Lawson Murder, The (Charlie Lawson) [Laws F35]
DESCRIPTION: Charlie Lawson goes mad on a Christmas evening and shoots first his wife and then, despite their pleas, his six children. He prepares them for burial, bids goodbye, and kills himself also. The family is buried in a common grave
AUTHOR: Wiley Morris? Walter "Kid" Smith?
EARLIEST DATE: 1930 (recording, The Carolina Buddies)
KEYWORDS: homicide family burial suicide madness children
Dec 25, 1929 - 43-year-old Charles D. Lawson shoots his family and himself
FOUND IN: US(SE)
REFERENCES (6 citations):
Laws F35, "The Lawson Murder (Charlie Lawson)"
Warner 114, "The Lawson Family Murder" (1 text, 1 tune)
BrownII 298, "The Lawson Murder" (1 text plus mention of 2 more)
Cohen-AFS1, pp. 240-241, "The Lawson Family Murder (1 text)
Darling-NAS, pp. 206-207, "The Lawson Murder" (1 text)
DT 729, LAWSNMRD
[Walter "Kid" Smith and the] Carolina Buddies, "Murder of the Lawson Family" (Conqueror 15537, 1930)
Spencer Moore with Everett Blevins, "The Lawson Murder" (on LomaxCD1705)
The Morris Brothers, "The Story of Charlie Lawson" (Bluebird B-7903, c. 1938)
E. R. Nance Singers, "The Lawson Murder" (Brunswick 542, 1931)
Glen Neaves, "The Death of the Lawson Family" (on Persis1)
cf. "The Dark Knight" (plot)
cf. "William Beadle" (plot)
NOTES: As is typical of songs from the early era of recorded music, the authorship of this is uncertain. D. K. Wilgus credits this to Wiley Morris of the Morris Brothers. But Richard Dress informs me that Walter "Kid" Smith of the Carolina Buddies also claimed to have written it -- and, of course, his recording came first; the Morris recording actually postdates the first field collection (Brown).
Whoever wrote it sure came out with it fast, since the song was released only months after the murder.
Frances H. Casstevens, Death in North Carolina's Piedmont: Tales of Murder, Suicide, and Causes Unknown, History Press, 2006, devotes half a dozen pages to the murders. It appears there was little evidence in advance that trouble was coming. Charlie Lawson was an independent farmer who was buying his 128 acre tobacco farm on a mortgage and was regarded as honest and as a good provider. He had future plans to improve his property (Casstevens, pp. 79-80).
It is noteworthy that Lawson had suffered a traumatic brain injury not too long before the murder. His mattock had hit something, rebounded, and hit him in the head, requiring the attention of a doctor (Casstevens, p. 80). Although the doctor pronounced the injury not severe, his personality is said to have changed as a result. This is not, in the light of modern knowledge, a surprise; such a blow, if it damages certain parts of the brain, can severely affect the ability to regulate emotions.
Sadly, the effect of the injury was to make the formerly-patient Lawson a very combative man, quarreling with his family and, in 1928, getting into a fight with another man which put Lawson in the hospital for two weeks with knife wounds. He seems also to have been more impulsive about purchases. An autopsy after his death did not reveal obvious brain damage (Casstevens, p. 82), but what are the odds that some backwoods North Carolina doctor or coroner would know anything about brain pathology? If it happened today, we would probably find damage of a diagnosable kind.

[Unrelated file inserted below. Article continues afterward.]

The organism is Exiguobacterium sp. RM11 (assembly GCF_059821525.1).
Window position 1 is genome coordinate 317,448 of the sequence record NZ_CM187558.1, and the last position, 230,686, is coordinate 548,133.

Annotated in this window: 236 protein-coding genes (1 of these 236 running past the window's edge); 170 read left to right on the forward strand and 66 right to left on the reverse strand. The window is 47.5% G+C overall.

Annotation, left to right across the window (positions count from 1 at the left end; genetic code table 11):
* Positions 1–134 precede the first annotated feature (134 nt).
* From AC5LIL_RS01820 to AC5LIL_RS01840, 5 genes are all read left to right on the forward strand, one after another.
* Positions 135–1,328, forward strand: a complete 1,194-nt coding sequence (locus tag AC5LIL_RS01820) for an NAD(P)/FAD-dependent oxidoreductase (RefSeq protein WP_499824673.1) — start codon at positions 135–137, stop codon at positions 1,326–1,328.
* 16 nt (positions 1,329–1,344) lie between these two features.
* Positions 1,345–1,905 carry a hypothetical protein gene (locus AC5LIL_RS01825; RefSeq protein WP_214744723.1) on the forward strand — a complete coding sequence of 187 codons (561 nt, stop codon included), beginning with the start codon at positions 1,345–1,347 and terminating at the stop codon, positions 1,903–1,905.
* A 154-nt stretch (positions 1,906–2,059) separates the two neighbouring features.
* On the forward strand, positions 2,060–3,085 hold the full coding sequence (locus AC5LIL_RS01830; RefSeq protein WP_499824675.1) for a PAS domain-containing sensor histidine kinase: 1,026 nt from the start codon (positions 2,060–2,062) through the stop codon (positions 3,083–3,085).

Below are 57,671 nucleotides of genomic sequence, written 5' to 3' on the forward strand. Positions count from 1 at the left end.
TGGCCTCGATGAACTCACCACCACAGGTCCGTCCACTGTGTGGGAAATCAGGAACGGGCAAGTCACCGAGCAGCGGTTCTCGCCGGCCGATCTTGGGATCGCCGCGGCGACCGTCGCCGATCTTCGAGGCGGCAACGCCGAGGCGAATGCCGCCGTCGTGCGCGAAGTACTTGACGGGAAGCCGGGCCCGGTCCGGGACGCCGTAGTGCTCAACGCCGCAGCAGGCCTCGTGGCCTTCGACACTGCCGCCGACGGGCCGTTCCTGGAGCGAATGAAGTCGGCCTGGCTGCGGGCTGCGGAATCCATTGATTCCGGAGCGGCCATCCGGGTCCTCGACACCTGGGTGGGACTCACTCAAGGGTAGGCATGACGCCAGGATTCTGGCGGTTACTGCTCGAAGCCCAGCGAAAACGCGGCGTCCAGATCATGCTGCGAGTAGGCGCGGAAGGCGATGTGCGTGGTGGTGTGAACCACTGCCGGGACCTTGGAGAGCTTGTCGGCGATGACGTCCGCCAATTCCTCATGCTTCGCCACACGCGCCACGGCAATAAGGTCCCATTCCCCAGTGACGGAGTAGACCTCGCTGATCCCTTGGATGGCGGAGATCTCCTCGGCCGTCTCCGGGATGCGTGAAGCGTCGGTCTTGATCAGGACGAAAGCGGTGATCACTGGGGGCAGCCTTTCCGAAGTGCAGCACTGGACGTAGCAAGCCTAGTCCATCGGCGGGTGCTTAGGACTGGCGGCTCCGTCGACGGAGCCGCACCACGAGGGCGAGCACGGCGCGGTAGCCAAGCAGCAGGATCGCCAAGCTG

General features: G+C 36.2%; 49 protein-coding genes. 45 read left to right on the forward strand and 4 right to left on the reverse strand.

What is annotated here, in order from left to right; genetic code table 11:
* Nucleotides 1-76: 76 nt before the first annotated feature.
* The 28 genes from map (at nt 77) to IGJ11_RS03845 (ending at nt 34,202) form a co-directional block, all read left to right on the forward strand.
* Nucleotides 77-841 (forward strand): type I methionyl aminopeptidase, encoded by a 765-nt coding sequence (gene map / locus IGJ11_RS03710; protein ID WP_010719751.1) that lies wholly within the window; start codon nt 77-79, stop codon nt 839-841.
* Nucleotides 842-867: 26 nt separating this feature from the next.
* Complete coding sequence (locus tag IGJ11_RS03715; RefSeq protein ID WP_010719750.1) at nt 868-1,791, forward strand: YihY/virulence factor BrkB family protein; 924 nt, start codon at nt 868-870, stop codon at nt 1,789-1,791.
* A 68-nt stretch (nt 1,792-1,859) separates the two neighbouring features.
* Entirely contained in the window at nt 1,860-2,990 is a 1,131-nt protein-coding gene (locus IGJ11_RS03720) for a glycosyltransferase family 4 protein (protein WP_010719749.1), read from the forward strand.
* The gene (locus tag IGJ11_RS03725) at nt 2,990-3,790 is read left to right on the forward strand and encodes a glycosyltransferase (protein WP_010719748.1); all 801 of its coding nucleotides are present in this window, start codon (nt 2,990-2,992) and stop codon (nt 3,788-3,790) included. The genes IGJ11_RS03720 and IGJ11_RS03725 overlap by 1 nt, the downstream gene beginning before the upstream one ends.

What exactly happened on that day cannot be known. Elijah Lawson, Charles's brother, and Elijah's teenage son Claude chanced to visit the Lawson home, to find a grisly sight indeed. Mrs. Fanny Lawson and her infant girl Mary Lou, seven-year-old James, five-year-old Raymond, and sixteen-year-old Marie were killed in the house , and the oldest girl, were killed in the house. Thirteen-year-old Carrie and ten-year-old Maybelle were found in a barn with their hands crossed; it is hypothesized that they ran away and were shot, and their father brought them back and posed their bodies. Lawson also posed the five-month-old baby in her crib. The oldest son, Arthur, was away at the time of the shootings and survived (Casstevens, p. 81).
Lawson seems to have hidden, and waited until the police arrived, before shooting himself.
Five thousand people are said to have attended the burial (Casstevens, p. 82).
There is a full-length (although non-scholarly) book on the topic, White Christmas, Bloody Christmas, but M. Bruce Jones and Trudy J. Smith. I have not seen it; it is out of print, and used copies run hundreds of dollars. Apparently it offers the hypothesis that Lawson had gotten his daughter pregnant and committed the murder to cover it up (Casstevens, pp. 84-85). This doesn't explain why he killed the whole family, though. And why didn't the coroner figure it out?
For that matter, if Lawson's traumatic brain injury had influenced his ability to control his rage, it could also have inhibited his ability to control incestuous urges. So while the pregnancy hypothesis may be true, it doesn't preclude the TBI hypothesis being true as well.
This song has become quite popular with bluegrass performers in recent years, starting with the Stanley Brothers.
Casstevens, pp. 115-116, has another Lawson Family poem, "The Lawson Family in Rhyme," by Edith Willard. It does not seem to have become traditional. - RBW
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